“I have repeatedly said that in my opinion the idea of a personal God is a childlike one, but I do not share the crusading spirit of the professional atheist whose fervor is mostly due to a painful act of liberation from the fetters of religious indoctrination received in youth. I prefer an attitude of humility corresponding to the weakness of our intellectual understanding of nature and of our own being.”- Albert Einstein
Just a quick blog post before I get back to real work...
I've been mulling over my religious views more lately as I've contemplated what a spiritual life looks like. Despite admiring some of its thought, I've found atheism or agnosticism lacking as a worldview, but the monotheistic ideas of a personal God are far worse and repellent to me at least as it can often promote the worst in human nature (i.e. see all of human history from the crusades to 9/11).
I've found myself drawn to Buddhism as an adult because there are no creator gods. The goal is to end suffering, that is all. There are no strict dogmas, but useful list of guidelines to get there known as the four noble truths and the eightfold path.
I've also recently been reading more and Pantheism in recent days. Pantheism says that God consists of everything and everyone in the Universe. God permeates all things, connects to all thing, is everything including us, humanity. It's not a perfect parallel but it fits in my world concept nicely with the idea of Buddha nature.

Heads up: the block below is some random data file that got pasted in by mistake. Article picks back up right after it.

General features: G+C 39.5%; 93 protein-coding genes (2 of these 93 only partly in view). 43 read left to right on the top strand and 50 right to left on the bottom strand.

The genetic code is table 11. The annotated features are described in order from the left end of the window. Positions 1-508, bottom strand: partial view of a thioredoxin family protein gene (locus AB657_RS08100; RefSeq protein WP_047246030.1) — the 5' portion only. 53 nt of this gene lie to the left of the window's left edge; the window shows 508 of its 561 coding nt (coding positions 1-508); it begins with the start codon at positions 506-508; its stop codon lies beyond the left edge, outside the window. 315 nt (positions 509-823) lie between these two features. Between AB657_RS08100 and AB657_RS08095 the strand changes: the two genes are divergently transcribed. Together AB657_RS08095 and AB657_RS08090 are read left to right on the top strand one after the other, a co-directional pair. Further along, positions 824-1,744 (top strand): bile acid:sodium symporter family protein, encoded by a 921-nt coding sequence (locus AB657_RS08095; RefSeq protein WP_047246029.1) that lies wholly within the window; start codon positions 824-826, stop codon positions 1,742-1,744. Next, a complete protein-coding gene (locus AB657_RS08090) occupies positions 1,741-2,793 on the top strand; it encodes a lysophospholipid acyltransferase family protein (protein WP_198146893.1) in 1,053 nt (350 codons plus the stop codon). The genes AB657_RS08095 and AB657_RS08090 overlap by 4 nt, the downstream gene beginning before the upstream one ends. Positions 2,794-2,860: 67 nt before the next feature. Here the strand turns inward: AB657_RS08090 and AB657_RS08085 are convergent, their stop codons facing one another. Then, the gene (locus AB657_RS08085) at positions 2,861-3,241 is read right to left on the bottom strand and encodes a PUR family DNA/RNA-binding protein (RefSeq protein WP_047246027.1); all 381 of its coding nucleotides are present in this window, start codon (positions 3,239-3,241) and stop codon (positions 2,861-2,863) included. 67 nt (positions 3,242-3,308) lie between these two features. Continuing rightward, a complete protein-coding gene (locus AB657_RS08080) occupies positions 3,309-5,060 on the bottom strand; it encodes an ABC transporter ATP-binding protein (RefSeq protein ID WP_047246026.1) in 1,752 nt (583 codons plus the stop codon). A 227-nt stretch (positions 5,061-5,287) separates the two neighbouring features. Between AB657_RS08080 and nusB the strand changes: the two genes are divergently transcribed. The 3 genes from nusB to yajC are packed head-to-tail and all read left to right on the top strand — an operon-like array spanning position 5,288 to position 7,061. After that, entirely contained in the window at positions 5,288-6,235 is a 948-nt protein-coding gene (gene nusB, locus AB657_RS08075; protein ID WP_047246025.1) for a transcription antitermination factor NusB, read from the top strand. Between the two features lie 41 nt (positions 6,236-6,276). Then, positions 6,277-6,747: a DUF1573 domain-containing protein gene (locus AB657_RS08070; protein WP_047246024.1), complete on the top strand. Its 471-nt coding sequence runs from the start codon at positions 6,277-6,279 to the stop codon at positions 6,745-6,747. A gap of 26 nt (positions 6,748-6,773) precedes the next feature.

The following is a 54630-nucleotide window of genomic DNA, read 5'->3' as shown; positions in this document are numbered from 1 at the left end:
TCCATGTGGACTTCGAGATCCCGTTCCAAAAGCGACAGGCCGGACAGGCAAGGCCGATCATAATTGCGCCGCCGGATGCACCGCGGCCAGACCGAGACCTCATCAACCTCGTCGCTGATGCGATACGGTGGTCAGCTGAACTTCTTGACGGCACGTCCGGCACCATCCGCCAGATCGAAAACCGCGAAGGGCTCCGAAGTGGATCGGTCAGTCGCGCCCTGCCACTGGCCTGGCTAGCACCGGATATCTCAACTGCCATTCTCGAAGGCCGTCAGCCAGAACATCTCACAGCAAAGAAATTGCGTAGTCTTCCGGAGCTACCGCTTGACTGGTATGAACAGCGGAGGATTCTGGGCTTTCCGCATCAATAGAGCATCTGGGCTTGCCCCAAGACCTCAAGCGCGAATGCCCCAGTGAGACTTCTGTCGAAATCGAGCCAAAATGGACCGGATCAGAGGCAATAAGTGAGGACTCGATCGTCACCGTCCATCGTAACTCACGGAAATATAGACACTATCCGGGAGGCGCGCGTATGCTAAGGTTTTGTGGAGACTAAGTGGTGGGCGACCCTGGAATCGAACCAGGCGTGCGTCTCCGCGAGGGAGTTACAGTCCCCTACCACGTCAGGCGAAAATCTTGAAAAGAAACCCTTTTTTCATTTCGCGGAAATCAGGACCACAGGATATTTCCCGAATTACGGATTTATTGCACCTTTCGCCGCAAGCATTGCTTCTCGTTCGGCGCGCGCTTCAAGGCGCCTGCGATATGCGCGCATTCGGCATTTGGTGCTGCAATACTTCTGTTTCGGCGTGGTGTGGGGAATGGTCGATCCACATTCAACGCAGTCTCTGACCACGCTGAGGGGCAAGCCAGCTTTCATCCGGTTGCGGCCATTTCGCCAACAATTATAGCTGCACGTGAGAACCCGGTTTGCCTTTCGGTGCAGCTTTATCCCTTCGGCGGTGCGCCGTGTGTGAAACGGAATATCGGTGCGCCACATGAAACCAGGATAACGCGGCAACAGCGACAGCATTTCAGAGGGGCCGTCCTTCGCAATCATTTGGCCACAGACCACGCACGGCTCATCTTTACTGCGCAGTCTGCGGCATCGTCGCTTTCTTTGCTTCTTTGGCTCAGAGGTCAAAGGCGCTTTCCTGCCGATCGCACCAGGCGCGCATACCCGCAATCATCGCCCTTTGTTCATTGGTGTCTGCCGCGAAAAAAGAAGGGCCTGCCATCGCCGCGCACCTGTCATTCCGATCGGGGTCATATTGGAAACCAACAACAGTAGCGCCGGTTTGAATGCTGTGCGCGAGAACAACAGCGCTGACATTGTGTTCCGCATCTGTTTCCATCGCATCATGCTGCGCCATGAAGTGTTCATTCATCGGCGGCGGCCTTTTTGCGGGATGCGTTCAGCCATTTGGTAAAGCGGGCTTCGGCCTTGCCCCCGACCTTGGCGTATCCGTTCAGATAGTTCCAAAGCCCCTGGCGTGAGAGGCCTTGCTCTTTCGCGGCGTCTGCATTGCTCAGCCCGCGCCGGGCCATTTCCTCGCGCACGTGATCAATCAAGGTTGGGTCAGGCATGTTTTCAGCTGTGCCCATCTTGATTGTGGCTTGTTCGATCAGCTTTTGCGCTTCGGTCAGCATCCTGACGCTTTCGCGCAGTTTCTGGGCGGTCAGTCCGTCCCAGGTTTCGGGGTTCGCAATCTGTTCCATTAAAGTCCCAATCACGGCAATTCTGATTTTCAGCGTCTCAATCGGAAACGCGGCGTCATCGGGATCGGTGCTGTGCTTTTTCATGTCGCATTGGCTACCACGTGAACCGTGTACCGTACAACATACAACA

I think it's a useful belief system, mainly because if you are a Pantheist, compassion for all beings is an imperative in my view, just as it is in Buddhism. It means that every life has dignity and worthy of our love. And it doesn't exclude animals and the environment because if the universe is God, including ourselves, it means that by harming the environment, we are harming ourselves.
There are also plenty of differences between Buddhism and Pantheism, but I find that most of those are cultural, as Pantheism generally comes from a Western Tradition and Buddhism is an Eastern one. They seem to approach the spiritual with different language and context.
As I read more and more about religion, especially Christianity, I find it increasingly alienating. There are so many contradictions and misunderstands in the translations of the bible for example that make it clear they are written by human hands making very human choices. And if you really want to be messed with, read about the Council of Nicaea where among other things, it was decided, over 300 years after Jesus's death, that Jesus was divine or just a man. It's just very hard for me to accept something that is so clearly created by flawed human beings.
Yet at the same, I cannot help myself: I have a religious spirit. And the only thing that has ever made sense to me is that we are not separate but one and the divisions of race, class, religion are largely superficial because we are all the spirit of God.